Date of Award
Master of Nursing
Faculty of Health and Human Sciences
Dr Patricia Percival
Although it is widely recognised that breast milk is biologically perfect to provide nutrition for the newborn infant many new mothers do not continue to breast feed throughout the postpartum period. A possible influencing factor is the decreased length of hospital stay, whereby new mothers are discharged home away from the supportive-educative role of the midwife before they are ready to learn the art of breast feeding. The purpose of this study was to determine the influence of three midwifery interventions on the continuity and knowledge of first time breast feeding mothers at 6 weeks postpartum. A convenience sample of 162 first time breast feeding mothers was divided into three groups: conventional discharge (n = 59), teaching intervention (n = 51) and planned early discharge (n =52). Mothers and babies in all groups were well and declared fit for discharge on day 3 postpartum. Using a quasi experimental, post-test-only design two questionnaires were completed, one at a personal interview prior to discharge from hospital and one telephone interview at 6 weeks postpartum. At 6 weeks postpartum it was found that only 63% of subjects were successfully breast feeding. Those that were successfully breast feeding also had a significantly higher breast feeding knowledge (p =.01). Although more subjects in the planned early discharge group were still breast feeding there was no significant difference between the three groups (p = > . 05). On the other hand, there was a significant difference between the breast feeding knowledge of subjects in the three groups (p = < . 05) with those subjects in the planned early discharge group having greater breast feeding knowledge. Data analysis also revealed that age and income had a significant relationship to both successful breast feeding and breast feeding knowledge while level of education only influenced breast feeding knowledge. Subjects in the planned early discharge group were very satisfied with their care and verbalised appreciation for the opportunity to speak with the visiting midwife in their own home.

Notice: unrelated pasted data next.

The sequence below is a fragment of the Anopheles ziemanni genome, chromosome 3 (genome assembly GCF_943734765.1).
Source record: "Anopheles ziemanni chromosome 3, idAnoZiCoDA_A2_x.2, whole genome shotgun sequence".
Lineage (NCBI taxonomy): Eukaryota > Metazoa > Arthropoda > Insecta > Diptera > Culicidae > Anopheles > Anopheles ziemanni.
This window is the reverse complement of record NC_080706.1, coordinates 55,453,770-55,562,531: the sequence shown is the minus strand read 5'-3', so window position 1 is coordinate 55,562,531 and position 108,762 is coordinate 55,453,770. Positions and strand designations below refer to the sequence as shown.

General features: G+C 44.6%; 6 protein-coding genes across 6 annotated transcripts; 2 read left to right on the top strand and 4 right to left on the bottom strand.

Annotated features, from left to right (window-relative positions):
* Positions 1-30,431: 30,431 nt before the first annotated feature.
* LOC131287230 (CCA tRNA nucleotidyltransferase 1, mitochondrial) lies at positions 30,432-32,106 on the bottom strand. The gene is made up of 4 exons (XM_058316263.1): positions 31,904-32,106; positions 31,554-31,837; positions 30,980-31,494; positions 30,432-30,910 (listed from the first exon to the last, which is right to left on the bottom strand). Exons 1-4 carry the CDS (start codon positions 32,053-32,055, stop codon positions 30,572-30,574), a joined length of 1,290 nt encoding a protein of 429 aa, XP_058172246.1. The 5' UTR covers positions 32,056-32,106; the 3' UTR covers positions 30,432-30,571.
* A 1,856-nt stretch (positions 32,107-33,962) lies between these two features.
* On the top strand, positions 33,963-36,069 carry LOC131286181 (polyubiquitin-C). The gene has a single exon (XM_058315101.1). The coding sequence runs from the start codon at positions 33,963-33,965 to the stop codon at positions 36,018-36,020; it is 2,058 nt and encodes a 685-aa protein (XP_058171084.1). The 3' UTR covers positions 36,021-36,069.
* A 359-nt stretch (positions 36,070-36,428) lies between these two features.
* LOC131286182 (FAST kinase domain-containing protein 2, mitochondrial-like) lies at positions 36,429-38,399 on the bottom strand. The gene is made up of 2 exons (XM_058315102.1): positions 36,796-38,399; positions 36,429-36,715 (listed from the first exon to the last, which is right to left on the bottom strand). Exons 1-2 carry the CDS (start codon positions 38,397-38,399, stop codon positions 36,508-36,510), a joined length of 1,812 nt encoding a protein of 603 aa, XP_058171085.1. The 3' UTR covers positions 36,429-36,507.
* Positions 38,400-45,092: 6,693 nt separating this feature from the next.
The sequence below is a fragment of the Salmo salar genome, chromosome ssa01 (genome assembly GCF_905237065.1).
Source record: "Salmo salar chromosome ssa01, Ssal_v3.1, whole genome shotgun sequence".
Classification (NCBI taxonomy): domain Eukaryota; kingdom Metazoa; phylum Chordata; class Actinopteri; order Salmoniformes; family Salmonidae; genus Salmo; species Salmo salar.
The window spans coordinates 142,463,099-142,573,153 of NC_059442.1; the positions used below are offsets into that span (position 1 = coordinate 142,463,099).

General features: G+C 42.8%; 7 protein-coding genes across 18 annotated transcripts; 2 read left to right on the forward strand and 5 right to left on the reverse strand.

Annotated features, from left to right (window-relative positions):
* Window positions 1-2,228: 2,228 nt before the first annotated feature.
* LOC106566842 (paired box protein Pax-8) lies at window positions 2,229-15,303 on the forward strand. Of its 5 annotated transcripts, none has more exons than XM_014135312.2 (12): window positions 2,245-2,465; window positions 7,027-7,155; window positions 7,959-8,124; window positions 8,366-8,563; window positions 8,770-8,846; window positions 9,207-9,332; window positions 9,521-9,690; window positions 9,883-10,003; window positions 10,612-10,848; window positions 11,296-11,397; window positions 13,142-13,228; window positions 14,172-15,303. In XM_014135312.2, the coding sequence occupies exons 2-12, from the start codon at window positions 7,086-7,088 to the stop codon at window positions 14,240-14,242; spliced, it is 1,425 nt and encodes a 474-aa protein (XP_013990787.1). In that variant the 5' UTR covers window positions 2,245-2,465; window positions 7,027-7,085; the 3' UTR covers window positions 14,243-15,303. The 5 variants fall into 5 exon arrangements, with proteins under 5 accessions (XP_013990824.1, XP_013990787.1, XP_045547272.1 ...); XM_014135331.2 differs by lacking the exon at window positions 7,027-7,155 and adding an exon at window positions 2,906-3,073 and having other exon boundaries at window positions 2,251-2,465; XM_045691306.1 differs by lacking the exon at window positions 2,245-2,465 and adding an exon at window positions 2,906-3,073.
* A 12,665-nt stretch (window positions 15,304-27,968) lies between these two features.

Johnston, A. (1993). A comparison of three midwifery interventions on the continuity and knowledge of breast feeding. https://ro.ecu.edu.au/theses/1144